At the same time, Pat worked on an issue of her own – which she did not share in front of Cheryl. The feeling was “sad and angry” and she managed to bring it down from a 9 to a 5, working in parallel with Cheryl. Pat needed to massage the point under her collar bone when the number would not shift, and was pleased to see progress after that. Cheryl was proud that she was able to work more quickly on her problem than her mommy was.

Pat proceeded to use WHEE with Cheryl to help her settle at night. Within three days she was sleeping normally, though she needed to address this several more times after weekend visits with her father. Cheryl used WHEE successfully for calming after nightmares, and sometimes used it spontaneously in school when upset. Within 3 weeks Cheryl was much calmer and no longer unmanageable in class.

Pat also reported marked benefits for herself in using WHEE – to release negative feelings surrounding the separation. She taught Mike how to help Cheryl with WHEE, and he reported similar benefits for himself.

The above is a very common scenario. One of the strengths of WHEE is that it is so rapidly and potently effective that people immediately see its benefits and are motivated to persist and use it for more and more issues in their lives. Within families, as one person has successes, others are encouraged to continue using WHEE themselves. They will often discover new ways to apply WHEE and are helpful to each other in tweaking the affirmations for maximal benefits.

Effectiveness of WHEE

I find that 85-90 percent of clients obtain immediate benefits from WHEE. When they practice this for their problems at home, there is almost universal success. (The last observation may be a matter of self-selection.)

Children like and use WHEE because they can do it discretely, without anyone knowing they are doing it. When I was teaching children EFT they would often refuse to use it in front of other children because they got teased.

WHEE is empowering. It gives us a clear way to deal with almost any problem we might encounter that raises negative feelings. It helps to clear the ‘bucket’ of emotional ‘junk’ - that place inside where we stuff unresolved feelings when we don't know how to resolve a stressful situation.

WHEE helps to forgive others for their transgressions, helps us to forgive ourselves for not having done better than our best at the time when we stuffed feelings into our inner ‘bucket,’ and to accept that we did the best we could at the time and now are more competent to deal with the residues of the situation that left us with bad feelings.

Where it doesn't work, the most frequent problems are:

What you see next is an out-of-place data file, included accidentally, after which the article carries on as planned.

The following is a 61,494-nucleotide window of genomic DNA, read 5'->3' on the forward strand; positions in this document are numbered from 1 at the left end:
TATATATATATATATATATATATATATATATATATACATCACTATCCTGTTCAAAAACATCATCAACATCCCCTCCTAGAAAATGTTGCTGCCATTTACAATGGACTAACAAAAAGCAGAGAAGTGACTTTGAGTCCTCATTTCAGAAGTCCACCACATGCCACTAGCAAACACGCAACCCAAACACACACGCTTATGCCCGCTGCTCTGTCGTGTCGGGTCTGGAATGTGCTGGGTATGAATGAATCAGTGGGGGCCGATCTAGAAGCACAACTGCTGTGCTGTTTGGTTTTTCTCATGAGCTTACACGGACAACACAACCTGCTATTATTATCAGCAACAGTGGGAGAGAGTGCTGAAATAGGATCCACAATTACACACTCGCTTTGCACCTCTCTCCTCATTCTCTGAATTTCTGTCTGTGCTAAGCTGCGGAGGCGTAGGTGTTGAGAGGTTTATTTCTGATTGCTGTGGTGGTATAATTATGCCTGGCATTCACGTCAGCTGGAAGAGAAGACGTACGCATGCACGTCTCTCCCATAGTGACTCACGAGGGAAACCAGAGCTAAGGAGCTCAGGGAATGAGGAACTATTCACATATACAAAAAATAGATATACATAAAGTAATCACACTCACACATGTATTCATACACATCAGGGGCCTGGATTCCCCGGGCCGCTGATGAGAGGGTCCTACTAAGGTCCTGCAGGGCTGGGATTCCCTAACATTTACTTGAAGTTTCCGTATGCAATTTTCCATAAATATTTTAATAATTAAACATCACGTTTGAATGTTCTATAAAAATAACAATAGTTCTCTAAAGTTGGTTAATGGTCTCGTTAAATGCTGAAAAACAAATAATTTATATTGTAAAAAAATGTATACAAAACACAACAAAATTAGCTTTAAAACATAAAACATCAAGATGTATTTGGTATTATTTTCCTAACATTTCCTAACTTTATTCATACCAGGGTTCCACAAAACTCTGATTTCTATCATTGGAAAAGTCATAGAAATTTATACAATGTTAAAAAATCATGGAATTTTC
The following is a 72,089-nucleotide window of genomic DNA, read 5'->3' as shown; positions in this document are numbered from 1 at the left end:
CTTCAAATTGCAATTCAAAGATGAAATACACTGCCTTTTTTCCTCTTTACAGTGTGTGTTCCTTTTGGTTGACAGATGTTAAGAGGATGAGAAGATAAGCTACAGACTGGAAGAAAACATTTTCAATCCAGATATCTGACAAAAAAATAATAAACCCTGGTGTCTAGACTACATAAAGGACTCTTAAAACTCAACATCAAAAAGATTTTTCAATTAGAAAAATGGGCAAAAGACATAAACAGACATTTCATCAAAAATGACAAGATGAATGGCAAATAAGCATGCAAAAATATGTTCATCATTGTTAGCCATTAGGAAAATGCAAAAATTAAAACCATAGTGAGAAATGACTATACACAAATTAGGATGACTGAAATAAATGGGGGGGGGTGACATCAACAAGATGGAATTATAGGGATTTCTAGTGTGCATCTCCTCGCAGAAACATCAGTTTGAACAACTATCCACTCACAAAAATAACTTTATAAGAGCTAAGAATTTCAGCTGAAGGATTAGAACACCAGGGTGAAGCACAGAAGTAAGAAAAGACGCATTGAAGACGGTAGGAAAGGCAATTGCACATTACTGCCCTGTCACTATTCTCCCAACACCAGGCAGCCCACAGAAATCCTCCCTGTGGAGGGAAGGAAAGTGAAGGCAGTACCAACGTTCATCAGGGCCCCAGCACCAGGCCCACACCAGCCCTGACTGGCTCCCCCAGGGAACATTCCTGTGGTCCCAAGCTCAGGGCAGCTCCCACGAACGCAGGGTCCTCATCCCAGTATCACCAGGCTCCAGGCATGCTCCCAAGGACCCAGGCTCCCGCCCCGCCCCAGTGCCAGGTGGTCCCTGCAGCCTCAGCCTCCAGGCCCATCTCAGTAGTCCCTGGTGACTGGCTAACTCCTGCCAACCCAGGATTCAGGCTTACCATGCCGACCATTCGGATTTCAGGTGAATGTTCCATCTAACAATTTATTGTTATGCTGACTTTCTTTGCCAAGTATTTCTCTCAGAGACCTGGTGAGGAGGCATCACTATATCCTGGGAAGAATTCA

1. The child or adult has not focused the problem accurately in wording the affirmation.

2. They are reporting that the memory has not faded. This is an incorrect expectation, as it is the negative feelings about the memory that fade, not the factual memory.

3. They have forgotten to massage the releasing point when there is a block in the process.

4. They have unconscious reasons for holding onto some or all of the symptoms. Once we identify what these are, many of them are also responsive to WHEE. (This is dealt with in further sessions, using kinesiology to tap into unconscious issues and motivations – the subject for a future article.)

If the above do not apply, the few remaining clients may need professional counseling to identify and sort out the issues.

Many of my clients are children. I invite parents to use WHEE to explore and practice releasing old hurts and fears together with their children. I believe that when families work together there can be multiplied changes for each individual in the family.

I have had enthusiastic feedback on successes from therapists who learned WHEE through lectures and workshops that I teach internationally.

I offer telephone tutorials in WHEE, limited to 10 participants, with a money-back guarantee if you have used WHEE as recommended and have not had any benefits.

Theoretical considerations and conclusions
EMDR has a solid basis in research, demonstrating its efficacy in treating stress related disorders (www.emdr.org). The American Psychiatric Association has acknowledged EMDR as equivalent to Cognitive Behavioral Therapy (CBT) in treating severe post traumatic stress. EFT and related therapies are still in preliminary stages of organizing research. WHEE, drawing from EMDR (though clearly not following the standard EMDR protocols), can claim to have a research base to support its efficacy. See also extensive reports of children’s problems responding to EFT at http://www.emofree.com/children.htm.